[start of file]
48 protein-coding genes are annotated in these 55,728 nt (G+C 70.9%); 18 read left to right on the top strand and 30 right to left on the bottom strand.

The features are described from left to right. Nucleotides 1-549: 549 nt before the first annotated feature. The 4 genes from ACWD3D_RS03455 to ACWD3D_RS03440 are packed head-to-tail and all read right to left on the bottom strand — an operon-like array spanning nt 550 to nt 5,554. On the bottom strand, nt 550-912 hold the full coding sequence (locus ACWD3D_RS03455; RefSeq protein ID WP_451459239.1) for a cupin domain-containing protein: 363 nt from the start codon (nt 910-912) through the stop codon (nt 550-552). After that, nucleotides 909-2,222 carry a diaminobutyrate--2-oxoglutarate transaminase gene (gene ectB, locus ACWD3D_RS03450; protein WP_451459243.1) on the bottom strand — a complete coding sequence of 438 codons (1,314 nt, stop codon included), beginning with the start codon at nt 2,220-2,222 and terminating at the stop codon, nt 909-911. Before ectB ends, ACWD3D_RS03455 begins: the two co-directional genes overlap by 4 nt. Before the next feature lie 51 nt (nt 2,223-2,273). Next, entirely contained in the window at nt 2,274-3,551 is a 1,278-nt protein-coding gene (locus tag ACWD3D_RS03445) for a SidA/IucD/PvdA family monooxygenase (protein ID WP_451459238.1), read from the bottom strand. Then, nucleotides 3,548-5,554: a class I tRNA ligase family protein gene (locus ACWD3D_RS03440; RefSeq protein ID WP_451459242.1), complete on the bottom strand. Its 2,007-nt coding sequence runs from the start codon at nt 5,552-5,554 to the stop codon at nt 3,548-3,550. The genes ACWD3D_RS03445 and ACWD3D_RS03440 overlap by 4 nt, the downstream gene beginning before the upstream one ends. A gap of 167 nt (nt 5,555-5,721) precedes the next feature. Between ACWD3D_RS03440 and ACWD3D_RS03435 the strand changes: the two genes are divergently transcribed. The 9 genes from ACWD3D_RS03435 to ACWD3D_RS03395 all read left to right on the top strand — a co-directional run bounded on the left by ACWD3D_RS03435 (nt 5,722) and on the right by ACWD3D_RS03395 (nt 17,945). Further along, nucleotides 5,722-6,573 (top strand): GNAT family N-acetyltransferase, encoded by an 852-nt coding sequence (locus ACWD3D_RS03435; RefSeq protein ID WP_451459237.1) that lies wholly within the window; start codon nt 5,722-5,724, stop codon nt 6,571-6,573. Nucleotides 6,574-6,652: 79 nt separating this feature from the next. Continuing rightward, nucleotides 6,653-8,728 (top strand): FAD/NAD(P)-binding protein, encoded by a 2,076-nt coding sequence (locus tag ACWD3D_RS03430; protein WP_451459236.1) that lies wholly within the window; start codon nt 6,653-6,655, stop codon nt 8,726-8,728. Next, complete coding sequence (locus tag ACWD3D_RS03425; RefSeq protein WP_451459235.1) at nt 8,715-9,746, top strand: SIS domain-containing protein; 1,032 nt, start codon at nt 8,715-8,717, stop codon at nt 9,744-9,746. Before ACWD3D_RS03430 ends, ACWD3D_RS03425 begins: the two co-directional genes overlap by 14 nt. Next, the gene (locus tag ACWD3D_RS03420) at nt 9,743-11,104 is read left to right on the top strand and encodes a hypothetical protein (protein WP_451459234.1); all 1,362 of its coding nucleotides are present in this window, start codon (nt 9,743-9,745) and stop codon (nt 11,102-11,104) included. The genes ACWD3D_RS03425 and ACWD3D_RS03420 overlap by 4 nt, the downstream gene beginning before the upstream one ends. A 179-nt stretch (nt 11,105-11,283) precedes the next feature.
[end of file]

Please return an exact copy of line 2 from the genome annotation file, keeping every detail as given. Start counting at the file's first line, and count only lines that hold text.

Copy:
The features are described from left to right. Nucleotides 1-549: 549 nt before the first annotated feature. The 4 genes from ACWD3D_RS03455 to ACWD3D_RS03440 are packed head-to-tail and all read right to left on the bottom strand — an operon-like array spanning nt 550 to nt 5,554. On the bottom strand, nt 550-912 hold the full coding sequence (locus ACWD3D_RS03455; RefSeq protein ID WP_451459239.1) for a cupin domain-containing protein: 363 nt from the start codon (nt 910-912) through the stop codon (nt 550-552). After that, nucleotides 909-2,222 carry a diaminobutyrate--2-oxoglutarate transaminase gene (gene ectB, locus ACWD3D_RS03450; protein WP_451459243.1) on the bottom strand — a complete coding sequence of 438 codons (1,314 nt, stop codon included), beginning with the start codon at nt 2,220-2,222 and terminating at the stop codon, nt 909-911. Before ectB ends, ACWD3D_RS03455 begins: the two co-directional genes overlap by 4 nt. Before the next feature lie 51 nt (nt 2,223-2,273). Next, entirely contained in the window at nt 2,274-3,551 is a 1,278-nt protein-coding gene (locus tag ACWD3D_RS03445) for a SidA/IucD/PvdA family monooxygenase (protein ID WP_451459238.1), read from the bottom strand. Then, nucleotides 3,548-5,554: a class I tRNA ligase family protein gene (locus ACWD3D_RS03440; RefSeq protein ID WP_451459242.1), complete on the bottom strand. Its 2,007-nt coding sequence runs from the start codon at nt 5,552-5,554 to the stop codon at nt 3,548-3,550. The genes ACWD3D_RS03445 and ACWD3D_RS03440 overlap by 4 nt, the downstream gene beginning before the upstream one ends. A gap of 167 nt (nt 5,555-5,721) precedes the next feature. Between ACWD3D_RS03440 and ACWD3D_RS03435 the strand changes: the two genes are divergently transcribed. The 9 genes from ACWD3D_RS03435 to ACWD3D_RS03395 all read left to right on the top strand — a co-directional run bounded on the left by ACWD3D_RS03435 (nt 5,722) and on the right by ACWD3D_RS03395 (nt 17,945). Further along, nucleotides 5,722-6,573 (top strand): GNAT family N-acetyltransferase, encoded by an 852-nt coding sequence (locus ACWD3D_RS03435; RefSeq protein ID WP_451459237.1) that lies wholly within the window; start codon nt 5,722-5,724, stop codon nt 6,571-6,573. Nucleotides 6,574-6,652: 79 nt separating this feature from the next. Continuing rightward, nucleotides 6,653-8,728 (top strand): FAD/NAD(P)-binding protein, encoded by a 2,076-nt coding sequence (locus tag ACWD3D_RS03430; protein WP_451459236.1) that lies wholly within the window; start codon nt 6,653-6,655, stop codon nt 8,726-8,728. Next, complete coding sequence (locus tag ACWD3D_RS03425; RefSeq protein WP_451459235.1) at nt 8,715-9,746, top strand: SIS domain-containing protein; 1,032 nt, start codon at nt 8,715-8,717, stop codon at nt 9,744-9,746. Before ACWD3D_RS03430 ends, ACWD3D_RS03425 begins: the two co-directional genes overlap by 14 nt. Next, the gene (locus tag ACWD3D_RS03420) at nt 9,743-11,104 is read left to right on the top strand and encodes a hypothetical protein (protein WP_451459234.1); all 1,362 of its coding nucleotides are present in this window, start codon (nt 9,743-9,745) and stop codon (nt 11,102-11,104) included. The genes ACWD3D_RS03425 and ACWD3D_RS03420 overlap by 4 nt, the downstream gene beginning before the upstream one ends. A 179-nt stretch (nt 11,105-11,283) precedes the next feature.